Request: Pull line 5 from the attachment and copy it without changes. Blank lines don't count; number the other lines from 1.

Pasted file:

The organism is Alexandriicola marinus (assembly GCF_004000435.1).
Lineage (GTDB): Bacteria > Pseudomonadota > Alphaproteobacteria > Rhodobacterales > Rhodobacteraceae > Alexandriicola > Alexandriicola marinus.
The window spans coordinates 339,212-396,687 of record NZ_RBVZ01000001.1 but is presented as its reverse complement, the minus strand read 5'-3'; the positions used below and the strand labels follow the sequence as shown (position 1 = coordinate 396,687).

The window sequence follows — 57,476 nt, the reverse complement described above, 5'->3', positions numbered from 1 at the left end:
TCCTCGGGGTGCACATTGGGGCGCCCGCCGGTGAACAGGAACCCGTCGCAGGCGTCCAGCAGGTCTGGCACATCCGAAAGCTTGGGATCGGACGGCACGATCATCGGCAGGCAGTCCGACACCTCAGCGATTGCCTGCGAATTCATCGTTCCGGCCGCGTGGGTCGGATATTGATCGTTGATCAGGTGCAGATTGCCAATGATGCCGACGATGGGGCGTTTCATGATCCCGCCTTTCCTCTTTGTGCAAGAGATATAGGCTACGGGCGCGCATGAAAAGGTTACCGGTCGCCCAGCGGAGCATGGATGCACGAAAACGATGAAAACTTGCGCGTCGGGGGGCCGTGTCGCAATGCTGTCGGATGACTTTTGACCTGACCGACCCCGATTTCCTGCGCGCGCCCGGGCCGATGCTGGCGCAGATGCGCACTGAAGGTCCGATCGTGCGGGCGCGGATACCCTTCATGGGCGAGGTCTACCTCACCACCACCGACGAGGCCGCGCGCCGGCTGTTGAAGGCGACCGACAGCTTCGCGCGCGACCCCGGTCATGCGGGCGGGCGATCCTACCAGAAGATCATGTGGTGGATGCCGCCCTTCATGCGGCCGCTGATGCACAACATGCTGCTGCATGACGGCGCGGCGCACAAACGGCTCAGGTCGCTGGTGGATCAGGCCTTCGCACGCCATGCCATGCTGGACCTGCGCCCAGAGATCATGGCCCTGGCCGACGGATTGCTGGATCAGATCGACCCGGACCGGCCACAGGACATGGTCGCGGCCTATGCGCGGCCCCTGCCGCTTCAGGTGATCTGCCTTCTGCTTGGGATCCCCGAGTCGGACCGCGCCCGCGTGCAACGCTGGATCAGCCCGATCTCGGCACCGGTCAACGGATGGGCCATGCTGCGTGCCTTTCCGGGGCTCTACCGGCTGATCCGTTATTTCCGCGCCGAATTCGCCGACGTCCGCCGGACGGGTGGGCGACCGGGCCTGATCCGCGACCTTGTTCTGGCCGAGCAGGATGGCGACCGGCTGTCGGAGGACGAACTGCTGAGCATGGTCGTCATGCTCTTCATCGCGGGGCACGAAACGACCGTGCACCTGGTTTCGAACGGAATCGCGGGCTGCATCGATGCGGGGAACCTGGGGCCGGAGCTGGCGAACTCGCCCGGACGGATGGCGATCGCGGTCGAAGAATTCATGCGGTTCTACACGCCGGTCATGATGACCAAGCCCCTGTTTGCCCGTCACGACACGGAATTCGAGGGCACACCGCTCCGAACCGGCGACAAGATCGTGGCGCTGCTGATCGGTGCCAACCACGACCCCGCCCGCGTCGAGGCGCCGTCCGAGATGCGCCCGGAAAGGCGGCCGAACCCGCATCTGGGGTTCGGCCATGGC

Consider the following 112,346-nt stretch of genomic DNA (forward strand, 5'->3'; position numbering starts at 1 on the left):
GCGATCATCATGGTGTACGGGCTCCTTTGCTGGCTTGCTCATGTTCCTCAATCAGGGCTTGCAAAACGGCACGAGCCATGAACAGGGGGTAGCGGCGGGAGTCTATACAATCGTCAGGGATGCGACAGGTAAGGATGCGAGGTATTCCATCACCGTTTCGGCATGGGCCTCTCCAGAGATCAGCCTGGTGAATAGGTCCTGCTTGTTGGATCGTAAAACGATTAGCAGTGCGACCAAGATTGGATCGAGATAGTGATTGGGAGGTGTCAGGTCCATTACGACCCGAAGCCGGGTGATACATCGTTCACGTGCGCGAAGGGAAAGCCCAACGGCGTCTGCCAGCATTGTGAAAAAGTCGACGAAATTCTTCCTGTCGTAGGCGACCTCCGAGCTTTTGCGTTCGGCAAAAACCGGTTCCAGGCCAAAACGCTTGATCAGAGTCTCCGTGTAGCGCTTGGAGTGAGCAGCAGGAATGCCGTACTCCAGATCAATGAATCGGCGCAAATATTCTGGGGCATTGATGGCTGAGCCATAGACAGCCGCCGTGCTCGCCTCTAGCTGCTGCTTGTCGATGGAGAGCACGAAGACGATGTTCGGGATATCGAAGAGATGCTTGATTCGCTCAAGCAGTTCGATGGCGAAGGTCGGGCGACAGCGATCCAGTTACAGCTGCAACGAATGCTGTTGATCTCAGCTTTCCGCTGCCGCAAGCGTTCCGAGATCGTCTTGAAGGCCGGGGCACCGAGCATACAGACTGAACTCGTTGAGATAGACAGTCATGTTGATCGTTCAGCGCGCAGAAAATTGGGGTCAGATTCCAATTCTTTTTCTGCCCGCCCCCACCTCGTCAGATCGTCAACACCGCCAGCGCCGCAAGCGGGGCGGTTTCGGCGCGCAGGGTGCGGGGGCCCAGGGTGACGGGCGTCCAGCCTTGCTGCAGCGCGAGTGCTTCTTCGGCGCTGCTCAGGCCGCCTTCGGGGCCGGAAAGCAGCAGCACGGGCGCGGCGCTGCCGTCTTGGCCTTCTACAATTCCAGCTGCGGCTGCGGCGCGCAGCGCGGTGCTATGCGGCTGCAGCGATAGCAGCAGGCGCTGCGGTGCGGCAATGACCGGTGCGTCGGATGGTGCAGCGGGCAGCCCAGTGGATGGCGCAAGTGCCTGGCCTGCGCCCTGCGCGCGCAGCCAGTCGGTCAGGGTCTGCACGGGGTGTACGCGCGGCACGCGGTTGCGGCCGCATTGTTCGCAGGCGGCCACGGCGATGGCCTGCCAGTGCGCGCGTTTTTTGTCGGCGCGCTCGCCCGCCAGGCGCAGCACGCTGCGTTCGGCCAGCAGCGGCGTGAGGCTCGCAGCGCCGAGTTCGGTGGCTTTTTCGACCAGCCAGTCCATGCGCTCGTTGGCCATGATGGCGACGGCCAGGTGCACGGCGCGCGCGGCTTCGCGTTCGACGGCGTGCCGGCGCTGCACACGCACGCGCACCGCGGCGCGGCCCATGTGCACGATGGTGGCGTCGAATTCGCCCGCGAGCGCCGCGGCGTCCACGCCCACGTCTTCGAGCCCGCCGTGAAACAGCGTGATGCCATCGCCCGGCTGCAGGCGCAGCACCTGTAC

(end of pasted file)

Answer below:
TCCTCGGGGTGCACATTGGGGCGCCCGCCGGTGAACAGGAACCCGTCGCAGGCGTCCAGCAGGTCTGGCACATCCGAAAGCTTGGGATCGGACGGCACGATCATCGGCAGGCAGTCCGACACCTCAGCGATTGCCTGCGAATTCATCGTTCCGGCCGCGTGGGTCGGATATTGATCGTTGATCAGGTGCAGATTGCCAATGATGCCGACGATGGGGCGTTTCATGATCCCGCCTTTCCTCTTTGTGCAAGAGATATAGGCTACGGGCGCGCATGAAAAGGTTACCGGTCGCCCAGCGGAGCATGGATGCACGAAAACGATGAAAACTTGCGCGTCGGGGGGCCGTGTCGCAATGCTGTCGGATGACTTTTGACCTGACCGACCCCGATTTCCTGCGCGCGCCCGGGCCGATGCTGGCGCAGATGCGCACTGAAGGTCCGATCGTGCGGGCGCGGATACCCTTCATGGGCGAGGTCTACCTCACCACCACCGACGAGGCCGCGCGCCGGCTGTTGAAGGCGACCGACAGCTTCGCGCGCGACCCCGGTCATGCGGGCGGGCGATCCTACCAGAAGATCATGTGGTGGATGCCGCCCTTCATGCGGCCGCTGATGCACAACATGCTGCTGCATGACGGCGCGGCGCACAAACGGCTCAGGTCGCTGGTGGATCAGGCCTTCGCACGCCATGCCATGCTGGACCTGCGCCCAGAGATCATGGCCCTGGCCGACGGATTGCTGGATCAGATCGACCCGGACCGGCCACAGGACATGGTCGCGGCCTATGCGCGGCCCCTGCCGCTTCAGGTGATCTGCCTTCTGCTTGGGATCCCCGAGTCGGACCGCGCCCGCGTGCAACGCTGGATCAGCCCGATCTCGGCACCGGTCAACGGATGGGCCATGCTGCGTGCCTTTCCGGGGCTCTACCGGCTGATCCGTTATTTCCGCGCCGAATTCGCCGACGTCCGCCGGACGGGTGGGCGACCGGGCCTGATCCGCGACCTTGTTCTGGCCGAGCAGGATGGCGACCGGCTGTCGGAGGACGAACTGCTGAGCATGGTCGTCATGCTCTTCATCGCGGGGCACGAAACGACCGTGCACCTGGTTTCGAACGGAATCGCGGGCTGCATCGATGCGGGGAACCTGGGGCCGGAGCTGGCGAACTCGCCCGGACGGATGGCGATCGCGGTCGAAGAATTCATGCGGTTCTACACGCCGGTCATGATGACCAAGCCCCTGTTTGCCCGTCACGACACGGAATTCGAGGGCACACCGCTCCGAACCGGCGACAAGATCGTGGCGCTGCTGATCGGTGCCAACCACGACCCCGCCCGCGTCGAGGCGCCGTCCGAGATGCGCCCGGAAAGGCGGCCGAACCCGCATCTGGGGTTCGGCCATGGC